However, something that Nioh is almost universally praised for is its combat system. Drawing from Dark Souls and their earlier Ninja Gaiden titles, Team Ninja built a tense, fast-paced combat system for Nioh that, much like Bloodborne’s, encourages the player to play aggressively. Each weapon has different stances that the player can switch between, and while these don’t constitute drastic changes like trick weapons do, they do allow the player to adapt to changing situations.

Nioh has also received a sequel in March 2020 titled simply Nioh 2, and it has almost all of the same strengths and weaknesses as its predecessor, so if you liked the original Nioh, you’d likely want to give the sequel a go as well.

Dishonored may be a weird game to see on this list. After all, it’s primarily a stealth game, but one can’t deny the aesthetic similarities and some Lovecraftian themes that Bloodborne and Dishonored have in common.

Since it’s designed primarily as a stealth game, Dishonored features non-linear levels and allows the player a lot of freedom when it comes to how they will approach certain missions and enemy encounters.

And the combat, while nowhere near as deep as that of Bloodborne, actually works quite well if you’re not slashing and shooting your way through every level.

But at the end of the day, the old, decaying world of Dishonored, the way that it presents magic and implies the sheer immensity of the world that lies beyond human perception, all feels very similar to Bloodborne. However, the two titles are fundamentally different as far as the gameplay is concerned.

Dishonored has received a sequel in 2017 titled Dishonored 2, and the sequel has also received a standalone expansion titled Dishonored: Death of the Outsider.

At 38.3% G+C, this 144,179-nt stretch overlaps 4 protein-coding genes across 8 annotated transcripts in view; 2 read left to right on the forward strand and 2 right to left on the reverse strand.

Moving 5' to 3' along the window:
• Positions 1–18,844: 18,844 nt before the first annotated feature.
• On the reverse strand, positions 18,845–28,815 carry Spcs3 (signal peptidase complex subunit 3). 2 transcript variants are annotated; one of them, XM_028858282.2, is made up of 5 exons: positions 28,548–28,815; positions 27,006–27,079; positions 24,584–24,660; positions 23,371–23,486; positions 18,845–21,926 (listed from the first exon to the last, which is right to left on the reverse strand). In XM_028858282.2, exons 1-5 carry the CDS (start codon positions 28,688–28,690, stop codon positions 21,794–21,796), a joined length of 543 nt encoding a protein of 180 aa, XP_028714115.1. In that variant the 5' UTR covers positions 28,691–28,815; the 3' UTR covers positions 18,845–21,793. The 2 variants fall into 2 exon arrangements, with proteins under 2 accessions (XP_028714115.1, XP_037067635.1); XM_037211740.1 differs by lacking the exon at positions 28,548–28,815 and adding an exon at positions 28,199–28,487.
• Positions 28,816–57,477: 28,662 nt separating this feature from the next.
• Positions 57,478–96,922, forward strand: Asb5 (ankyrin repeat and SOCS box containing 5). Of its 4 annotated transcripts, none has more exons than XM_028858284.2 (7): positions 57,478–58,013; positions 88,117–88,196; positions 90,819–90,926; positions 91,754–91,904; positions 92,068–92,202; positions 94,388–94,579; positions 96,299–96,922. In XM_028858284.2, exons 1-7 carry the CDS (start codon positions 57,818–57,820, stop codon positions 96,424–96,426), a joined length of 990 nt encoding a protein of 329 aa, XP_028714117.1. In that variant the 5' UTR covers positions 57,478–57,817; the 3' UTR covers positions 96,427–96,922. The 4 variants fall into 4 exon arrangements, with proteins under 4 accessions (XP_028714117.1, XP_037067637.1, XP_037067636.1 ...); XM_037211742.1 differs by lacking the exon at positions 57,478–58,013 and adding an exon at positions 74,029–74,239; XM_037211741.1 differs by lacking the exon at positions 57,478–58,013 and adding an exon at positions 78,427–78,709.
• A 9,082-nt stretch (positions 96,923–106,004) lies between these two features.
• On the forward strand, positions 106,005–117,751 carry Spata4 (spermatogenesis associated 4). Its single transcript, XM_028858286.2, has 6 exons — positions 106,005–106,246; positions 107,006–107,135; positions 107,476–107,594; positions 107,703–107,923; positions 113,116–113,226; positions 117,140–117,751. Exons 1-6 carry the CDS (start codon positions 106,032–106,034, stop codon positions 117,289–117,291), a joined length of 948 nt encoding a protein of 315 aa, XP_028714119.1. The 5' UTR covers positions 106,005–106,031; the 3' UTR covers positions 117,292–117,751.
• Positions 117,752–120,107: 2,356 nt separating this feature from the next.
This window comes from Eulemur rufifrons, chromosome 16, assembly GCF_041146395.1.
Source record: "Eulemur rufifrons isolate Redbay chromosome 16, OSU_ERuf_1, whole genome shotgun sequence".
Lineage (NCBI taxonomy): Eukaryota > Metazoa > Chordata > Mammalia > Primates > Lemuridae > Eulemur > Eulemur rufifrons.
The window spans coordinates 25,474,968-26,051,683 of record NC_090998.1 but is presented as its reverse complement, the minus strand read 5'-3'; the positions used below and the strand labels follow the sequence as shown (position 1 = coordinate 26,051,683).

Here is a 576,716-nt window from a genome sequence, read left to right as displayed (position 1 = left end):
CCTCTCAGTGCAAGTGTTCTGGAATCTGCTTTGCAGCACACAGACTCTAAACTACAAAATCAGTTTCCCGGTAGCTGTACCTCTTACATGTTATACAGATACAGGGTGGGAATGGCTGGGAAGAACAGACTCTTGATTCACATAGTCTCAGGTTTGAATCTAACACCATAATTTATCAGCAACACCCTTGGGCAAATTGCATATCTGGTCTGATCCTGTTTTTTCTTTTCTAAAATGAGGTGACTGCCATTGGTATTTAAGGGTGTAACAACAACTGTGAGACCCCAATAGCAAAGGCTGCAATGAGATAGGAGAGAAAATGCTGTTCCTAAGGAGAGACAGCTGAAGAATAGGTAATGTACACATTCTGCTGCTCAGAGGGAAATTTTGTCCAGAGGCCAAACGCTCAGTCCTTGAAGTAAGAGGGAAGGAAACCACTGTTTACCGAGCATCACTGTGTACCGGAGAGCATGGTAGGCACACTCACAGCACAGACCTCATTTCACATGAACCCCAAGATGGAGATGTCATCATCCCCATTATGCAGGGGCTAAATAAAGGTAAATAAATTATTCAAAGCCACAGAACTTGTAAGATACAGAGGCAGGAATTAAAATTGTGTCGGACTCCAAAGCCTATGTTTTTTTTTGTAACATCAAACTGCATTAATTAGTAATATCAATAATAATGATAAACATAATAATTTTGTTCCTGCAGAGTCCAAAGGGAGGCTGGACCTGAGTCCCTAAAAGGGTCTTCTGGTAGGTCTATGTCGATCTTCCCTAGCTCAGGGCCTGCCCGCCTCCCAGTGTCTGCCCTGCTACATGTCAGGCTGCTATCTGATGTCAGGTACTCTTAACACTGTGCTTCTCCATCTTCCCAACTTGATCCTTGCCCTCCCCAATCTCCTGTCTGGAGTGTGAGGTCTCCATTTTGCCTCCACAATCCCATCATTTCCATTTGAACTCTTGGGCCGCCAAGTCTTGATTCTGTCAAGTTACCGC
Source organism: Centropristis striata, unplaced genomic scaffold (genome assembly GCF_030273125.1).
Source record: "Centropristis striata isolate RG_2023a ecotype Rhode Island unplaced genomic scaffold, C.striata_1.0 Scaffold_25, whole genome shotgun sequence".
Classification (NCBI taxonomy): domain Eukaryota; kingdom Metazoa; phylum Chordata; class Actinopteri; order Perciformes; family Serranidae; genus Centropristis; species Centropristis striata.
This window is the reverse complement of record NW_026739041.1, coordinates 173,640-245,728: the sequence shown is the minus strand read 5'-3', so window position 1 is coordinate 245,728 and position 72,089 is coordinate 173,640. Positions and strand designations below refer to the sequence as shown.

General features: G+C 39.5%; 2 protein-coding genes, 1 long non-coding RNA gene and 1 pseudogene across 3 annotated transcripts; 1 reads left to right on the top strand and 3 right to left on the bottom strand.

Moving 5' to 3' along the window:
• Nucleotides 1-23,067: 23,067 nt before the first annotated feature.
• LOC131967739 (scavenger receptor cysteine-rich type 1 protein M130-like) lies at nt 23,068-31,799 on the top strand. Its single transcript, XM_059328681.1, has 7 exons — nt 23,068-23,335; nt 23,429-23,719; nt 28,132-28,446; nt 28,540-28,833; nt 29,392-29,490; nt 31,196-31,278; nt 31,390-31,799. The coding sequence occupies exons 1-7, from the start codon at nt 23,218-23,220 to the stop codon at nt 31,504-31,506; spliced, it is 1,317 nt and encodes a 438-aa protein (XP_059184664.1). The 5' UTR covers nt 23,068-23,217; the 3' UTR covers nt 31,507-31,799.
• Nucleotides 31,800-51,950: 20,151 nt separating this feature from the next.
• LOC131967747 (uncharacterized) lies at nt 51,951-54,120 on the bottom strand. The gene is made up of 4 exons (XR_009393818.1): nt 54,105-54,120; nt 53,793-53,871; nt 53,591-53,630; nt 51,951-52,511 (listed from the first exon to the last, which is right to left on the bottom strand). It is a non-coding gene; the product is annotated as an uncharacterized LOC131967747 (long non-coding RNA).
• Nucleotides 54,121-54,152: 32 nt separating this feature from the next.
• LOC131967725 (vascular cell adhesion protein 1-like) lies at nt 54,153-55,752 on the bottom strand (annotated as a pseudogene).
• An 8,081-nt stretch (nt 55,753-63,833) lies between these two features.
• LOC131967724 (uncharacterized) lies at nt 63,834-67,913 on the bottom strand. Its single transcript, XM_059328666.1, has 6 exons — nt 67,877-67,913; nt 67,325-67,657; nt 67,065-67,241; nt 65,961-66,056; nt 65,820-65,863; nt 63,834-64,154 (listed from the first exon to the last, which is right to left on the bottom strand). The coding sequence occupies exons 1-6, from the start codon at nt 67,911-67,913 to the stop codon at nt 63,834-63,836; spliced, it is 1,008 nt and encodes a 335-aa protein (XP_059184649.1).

The sequel improves upon the foundation set by the original in many ways and is obviously worth playing if you like the first game.  

Next, we have a game that is extremely similar to Bloodborne at first glance but perhaps not so much when it comes to substance. The Order: 1886 is an action-adventure game that takes place in an alternate history version of London, and it delivers a striking steampunk aesthetic with some remarkably good graphics and environment design.

However, The Order: 1886 is a third-person shooter, and it plays pretty much like every other cover-based shooting game that came out over the course of the last decade.

That said, the combat is nothing like what you’ve seen in Bloodborne, but the atmosphere and the graphics are quite good, so if you can work with the TPS approach and can catch the game at a discount, you probably won’t regret trying The Order out.

Next up, we have another game set in a made-up London, but rather than occurring in the late 1800s, it happens in the early 1900s amid the Spanish Flu outbreak.

As the title may suggest, Vampyr has the player take control of a recently-turned vampire, and it is an action game with some RPG elements. It has a stamina bar, but it can hardly be named a Souls-like game since the enemies are way too spongy, and the overall formula just feels way too rigid.

Overall, the combat is nothing extraordinary, but it’s serviceable, and the game also puts a lot of value in player agency, allowing the player to interact with several characters and make ethical choices that will ultimately determine the fate of the characters, and which of the four endings the player will get.

At the end of the day, Vampyr isn’t a spectacular game by any means, and it has received mixed reviews, but it’s decent enough. The similarities to Bloodborne are mostly aesthetic, so if you want to try out an action-adventure game that focuses a lot on the story and dialogues, then you might give Vampyr a shot, though it’s best to wait and catch it when it goes on discount.

Hollow Knight is a game that may seem like it has nothing in common with Bloodborne at first glance, but upon closer inspection, it’s obvious that there are more similarities between the two than meets the eye.